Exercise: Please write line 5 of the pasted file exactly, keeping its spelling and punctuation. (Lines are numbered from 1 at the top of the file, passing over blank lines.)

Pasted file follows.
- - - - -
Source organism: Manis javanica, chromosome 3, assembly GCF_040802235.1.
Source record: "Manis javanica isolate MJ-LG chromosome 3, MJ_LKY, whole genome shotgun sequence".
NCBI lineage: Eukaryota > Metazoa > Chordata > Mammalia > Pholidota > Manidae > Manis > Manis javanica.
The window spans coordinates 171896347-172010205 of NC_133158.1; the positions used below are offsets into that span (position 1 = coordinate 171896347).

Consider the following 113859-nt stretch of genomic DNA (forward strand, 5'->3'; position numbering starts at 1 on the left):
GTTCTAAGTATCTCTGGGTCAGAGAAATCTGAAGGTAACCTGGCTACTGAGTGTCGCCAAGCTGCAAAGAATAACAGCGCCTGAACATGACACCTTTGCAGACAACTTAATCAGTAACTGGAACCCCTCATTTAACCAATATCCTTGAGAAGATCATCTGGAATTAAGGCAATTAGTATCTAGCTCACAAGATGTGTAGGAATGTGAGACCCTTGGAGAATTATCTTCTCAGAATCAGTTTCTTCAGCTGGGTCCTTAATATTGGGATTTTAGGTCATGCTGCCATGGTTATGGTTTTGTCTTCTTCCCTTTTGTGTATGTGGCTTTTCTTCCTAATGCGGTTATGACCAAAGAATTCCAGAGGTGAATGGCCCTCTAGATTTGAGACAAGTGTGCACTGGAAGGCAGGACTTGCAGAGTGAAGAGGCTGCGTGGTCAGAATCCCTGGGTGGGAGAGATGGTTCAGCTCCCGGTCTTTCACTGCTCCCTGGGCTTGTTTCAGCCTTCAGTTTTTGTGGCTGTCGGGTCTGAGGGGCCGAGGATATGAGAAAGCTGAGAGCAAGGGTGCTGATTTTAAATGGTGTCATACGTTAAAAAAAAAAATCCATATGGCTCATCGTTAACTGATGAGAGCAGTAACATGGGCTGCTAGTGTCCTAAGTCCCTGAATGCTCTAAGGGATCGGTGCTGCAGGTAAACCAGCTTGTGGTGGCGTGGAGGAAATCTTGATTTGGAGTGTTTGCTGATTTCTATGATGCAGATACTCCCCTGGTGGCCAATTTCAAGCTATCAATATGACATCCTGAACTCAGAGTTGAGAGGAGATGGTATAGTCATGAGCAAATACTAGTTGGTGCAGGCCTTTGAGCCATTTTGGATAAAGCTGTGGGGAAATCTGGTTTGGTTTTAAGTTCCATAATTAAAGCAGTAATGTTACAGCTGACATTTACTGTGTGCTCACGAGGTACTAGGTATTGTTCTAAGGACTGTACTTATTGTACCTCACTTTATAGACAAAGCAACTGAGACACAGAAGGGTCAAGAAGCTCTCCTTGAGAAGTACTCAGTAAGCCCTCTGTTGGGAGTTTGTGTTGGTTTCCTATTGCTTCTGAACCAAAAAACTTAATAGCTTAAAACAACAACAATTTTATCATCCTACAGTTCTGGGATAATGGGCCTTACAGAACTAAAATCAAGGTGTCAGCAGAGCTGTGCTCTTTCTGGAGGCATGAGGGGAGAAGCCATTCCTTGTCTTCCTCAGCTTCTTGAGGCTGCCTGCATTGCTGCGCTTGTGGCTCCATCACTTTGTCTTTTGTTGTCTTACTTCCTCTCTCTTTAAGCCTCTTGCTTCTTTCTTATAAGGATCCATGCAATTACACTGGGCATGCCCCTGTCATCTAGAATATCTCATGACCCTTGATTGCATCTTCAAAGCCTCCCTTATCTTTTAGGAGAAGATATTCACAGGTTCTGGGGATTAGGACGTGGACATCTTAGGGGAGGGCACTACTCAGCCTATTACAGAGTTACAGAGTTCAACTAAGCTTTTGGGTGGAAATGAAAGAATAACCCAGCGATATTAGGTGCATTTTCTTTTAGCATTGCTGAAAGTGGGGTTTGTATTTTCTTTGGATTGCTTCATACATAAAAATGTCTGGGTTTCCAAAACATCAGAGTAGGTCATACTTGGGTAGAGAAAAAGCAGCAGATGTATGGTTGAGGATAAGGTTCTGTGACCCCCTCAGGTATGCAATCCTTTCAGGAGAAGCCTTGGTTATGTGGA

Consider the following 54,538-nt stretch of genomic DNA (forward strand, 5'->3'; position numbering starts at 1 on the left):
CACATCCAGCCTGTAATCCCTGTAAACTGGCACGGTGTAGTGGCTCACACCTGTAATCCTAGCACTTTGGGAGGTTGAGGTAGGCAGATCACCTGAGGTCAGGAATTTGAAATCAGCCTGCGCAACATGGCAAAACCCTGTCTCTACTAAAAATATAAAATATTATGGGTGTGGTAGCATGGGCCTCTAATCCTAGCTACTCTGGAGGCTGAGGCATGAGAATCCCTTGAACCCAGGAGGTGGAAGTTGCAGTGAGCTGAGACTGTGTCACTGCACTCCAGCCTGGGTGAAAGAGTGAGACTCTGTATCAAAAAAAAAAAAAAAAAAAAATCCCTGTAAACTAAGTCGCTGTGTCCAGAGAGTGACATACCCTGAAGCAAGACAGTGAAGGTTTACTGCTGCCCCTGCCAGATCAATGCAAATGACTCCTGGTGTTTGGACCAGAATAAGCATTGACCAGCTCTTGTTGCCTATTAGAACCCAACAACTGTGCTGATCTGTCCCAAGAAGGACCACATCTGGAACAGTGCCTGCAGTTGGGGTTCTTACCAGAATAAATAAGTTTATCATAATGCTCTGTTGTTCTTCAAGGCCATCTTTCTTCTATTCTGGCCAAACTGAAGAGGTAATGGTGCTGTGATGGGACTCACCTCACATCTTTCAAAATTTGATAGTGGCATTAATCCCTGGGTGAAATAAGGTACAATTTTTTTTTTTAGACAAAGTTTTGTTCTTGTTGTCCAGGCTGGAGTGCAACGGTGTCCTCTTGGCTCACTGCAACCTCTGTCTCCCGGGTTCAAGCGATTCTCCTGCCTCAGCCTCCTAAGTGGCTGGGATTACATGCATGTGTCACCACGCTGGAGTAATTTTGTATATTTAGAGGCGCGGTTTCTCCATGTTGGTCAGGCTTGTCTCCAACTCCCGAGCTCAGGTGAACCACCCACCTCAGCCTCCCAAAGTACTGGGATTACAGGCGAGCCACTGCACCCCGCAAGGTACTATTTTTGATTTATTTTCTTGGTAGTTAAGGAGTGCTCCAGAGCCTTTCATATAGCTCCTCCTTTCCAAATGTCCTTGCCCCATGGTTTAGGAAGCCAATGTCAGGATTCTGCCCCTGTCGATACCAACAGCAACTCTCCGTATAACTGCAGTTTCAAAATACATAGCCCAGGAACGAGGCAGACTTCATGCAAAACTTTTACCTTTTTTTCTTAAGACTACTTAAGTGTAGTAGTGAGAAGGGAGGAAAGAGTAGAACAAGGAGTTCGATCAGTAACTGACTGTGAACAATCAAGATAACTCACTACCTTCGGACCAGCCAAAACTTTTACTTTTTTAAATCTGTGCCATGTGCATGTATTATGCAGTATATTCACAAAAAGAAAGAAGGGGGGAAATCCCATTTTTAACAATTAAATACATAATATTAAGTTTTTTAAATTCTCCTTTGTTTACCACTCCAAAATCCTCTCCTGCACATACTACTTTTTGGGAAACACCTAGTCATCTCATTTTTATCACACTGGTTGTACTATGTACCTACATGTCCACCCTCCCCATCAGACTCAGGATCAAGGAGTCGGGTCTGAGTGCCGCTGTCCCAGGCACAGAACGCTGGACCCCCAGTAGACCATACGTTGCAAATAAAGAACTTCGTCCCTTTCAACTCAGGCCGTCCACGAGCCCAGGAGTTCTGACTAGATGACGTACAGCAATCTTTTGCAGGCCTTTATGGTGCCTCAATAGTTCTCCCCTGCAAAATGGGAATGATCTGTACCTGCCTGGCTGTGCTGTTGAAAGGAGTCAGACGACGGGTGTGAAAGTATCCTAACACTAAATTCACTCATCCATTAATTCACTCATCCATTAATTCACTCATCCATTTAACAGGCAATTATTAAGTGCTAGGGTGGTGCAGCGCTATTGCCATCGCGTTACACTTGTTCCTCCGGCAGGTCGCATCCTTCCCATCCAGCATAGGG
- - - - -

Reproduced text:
Consider the following 113859-nt stretch of genomic DNA (forward strand, 5'->3'; position numbering starts at 1 on the left):